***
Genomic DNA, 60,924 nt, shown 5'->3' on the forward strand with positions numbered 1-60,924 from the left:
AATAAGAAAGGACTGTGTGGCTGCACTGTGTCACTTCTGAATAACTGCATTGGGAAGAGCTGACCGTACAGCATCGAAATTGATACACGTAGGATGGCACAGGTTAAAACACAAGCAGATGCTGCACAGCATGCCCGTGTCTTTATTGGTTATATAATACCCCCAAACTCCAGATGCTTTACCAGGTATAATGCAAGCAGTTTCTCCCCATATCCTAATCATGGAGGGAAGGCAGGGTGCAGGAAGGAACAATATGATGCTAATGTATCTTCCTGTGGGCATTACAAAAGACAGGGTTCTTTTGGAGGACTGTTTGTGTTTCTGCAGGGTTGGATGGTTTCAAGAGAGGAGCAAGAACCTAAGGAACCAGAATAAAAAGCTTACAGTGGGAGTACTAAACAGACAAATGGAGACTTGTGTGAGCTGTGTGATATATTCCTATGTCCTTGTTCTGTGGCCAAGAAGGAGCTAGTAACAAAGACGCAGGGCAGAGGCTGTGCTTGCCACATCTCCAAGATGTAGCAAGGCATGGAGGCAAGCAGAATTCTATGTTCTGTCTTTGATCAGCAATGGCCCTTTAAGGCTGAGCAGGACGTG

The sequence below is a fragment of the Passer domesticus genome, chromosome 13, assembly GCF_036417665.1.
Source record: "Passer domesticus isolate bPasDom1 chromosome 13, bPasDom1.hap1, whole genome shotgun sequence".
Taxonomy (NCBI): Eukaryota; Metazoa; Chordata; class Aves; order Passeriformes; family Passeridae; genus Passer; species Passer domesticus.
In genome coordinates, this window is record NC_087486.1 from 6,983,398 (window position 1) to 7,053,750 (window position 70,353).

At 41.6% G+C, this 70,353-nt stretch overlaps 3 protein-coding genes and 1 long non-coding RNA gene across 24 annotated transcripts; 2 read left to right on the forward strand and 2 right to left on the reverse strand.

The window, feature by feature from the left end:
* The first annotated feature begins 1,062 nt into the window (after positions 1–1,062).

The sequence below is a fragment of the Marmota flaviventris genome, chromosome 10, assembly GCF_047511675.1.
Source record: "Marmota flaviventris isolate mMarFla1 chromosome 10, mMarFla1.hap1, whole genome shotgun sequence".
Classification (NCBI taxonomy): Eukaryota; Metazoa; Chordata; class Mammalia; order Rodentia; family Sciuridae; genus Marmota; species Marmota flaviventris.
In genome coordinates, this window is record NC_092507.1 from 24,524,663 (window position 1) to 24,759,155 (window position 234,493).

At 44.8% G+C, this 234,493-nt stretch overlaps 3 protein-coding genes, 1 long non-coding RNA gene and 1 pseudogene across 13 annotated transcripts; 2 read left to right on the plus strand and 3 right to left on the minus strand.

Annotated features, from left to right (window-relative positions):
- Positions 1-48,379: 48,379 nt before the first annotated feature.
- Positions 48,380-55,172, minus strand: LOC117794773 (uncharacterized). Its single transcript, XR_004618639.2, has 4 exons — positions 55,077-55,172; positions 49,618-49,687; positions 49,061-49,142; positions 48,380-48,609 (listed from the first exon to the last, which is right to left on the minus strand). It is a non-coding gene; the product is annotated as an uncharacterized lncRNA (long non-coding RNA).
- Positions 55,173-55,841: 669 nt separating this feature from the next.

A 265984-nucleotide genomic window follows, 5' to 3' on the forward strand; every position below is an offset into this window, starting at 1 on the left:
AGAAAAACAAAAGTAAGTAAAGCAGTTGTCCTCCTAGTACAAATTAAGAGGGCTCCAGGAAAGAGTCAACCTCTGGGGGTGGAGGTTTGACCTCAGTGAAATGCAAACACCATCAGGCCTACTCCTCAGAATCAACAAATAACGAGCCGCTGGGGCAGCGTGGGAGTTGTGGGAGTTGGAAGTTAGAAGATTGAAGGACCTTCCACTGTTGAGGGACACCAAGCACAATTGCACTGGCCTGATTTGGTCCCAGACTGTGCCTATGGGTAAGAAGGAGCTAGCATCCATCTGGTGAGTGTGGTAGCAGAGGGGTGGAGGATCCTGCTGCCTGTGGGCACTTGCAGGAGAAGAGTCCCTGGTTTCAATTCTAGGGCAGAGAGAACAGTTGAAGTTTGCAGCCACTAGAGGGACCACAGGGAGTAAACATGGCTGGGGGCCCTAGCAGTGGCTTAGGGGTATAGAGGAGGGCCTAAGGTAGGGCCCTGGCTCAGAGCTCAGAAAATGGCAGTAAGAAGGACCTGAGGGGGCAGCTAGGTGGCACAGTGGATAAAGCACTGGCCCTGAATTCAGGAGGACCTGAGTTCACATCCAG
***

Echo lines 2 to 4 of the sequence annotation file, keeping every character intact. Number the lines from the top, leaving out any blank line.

AATAAGAAAGGACTGTGTGGCTGCACTGTGTCACTTCTGAATAACTGCATTGGGAAGAGCTGACCGTACAGCATCGAAATTGATACACGTAGGATGGCACAGGTTAAAACACAAGCAGATGCTGCACAGCATGCCCGTGTCTTTATTGGTTATATAATACCCCCAAACTCCAGATGCTTTACCAGGTATAATGCAAGCAGTTTCTCCCCATATCCTAATCATGGAGGGAAGGCAGGGTGCAGGAAGGAACAATATGATGCTAATGTATCTTCCTGTGGGCATTACAAAAGACAGGGTTCTTTTGGAGGACTGTTTGTGTTTCTGCAGGGTTGGATGGTTTCAAGAGAGGAGCAAGAACCTAAGGAACCAGAATAAAAAGCTTACAGTGGGAGTACTAAACAGACAAATGGAGACTTGTGTGAGCTGTGTGATATATTCCTATGTCCTTGTTCTGTGGCCAAGAAGGAGCTAGTAACAAAGACGCAGGGCAGAGGCTGTGCTTGCCACATCTCCAAGATGTAGCAAGGCATGGAGGCAAGCAGAATTCTATGTTCTGTCTTTGATCAGCAATGGCCCTTTAAGGCTGAGCAGGACGTG

The sequence below is a fragment of the Passer domesticus genome, chromosome 13, assembly GCF_036417665.1.
Source record: "Passer domesticus isolate bPasDom1 chromosome 13, bPasDom1.hap1, whole genome shotgun sequence".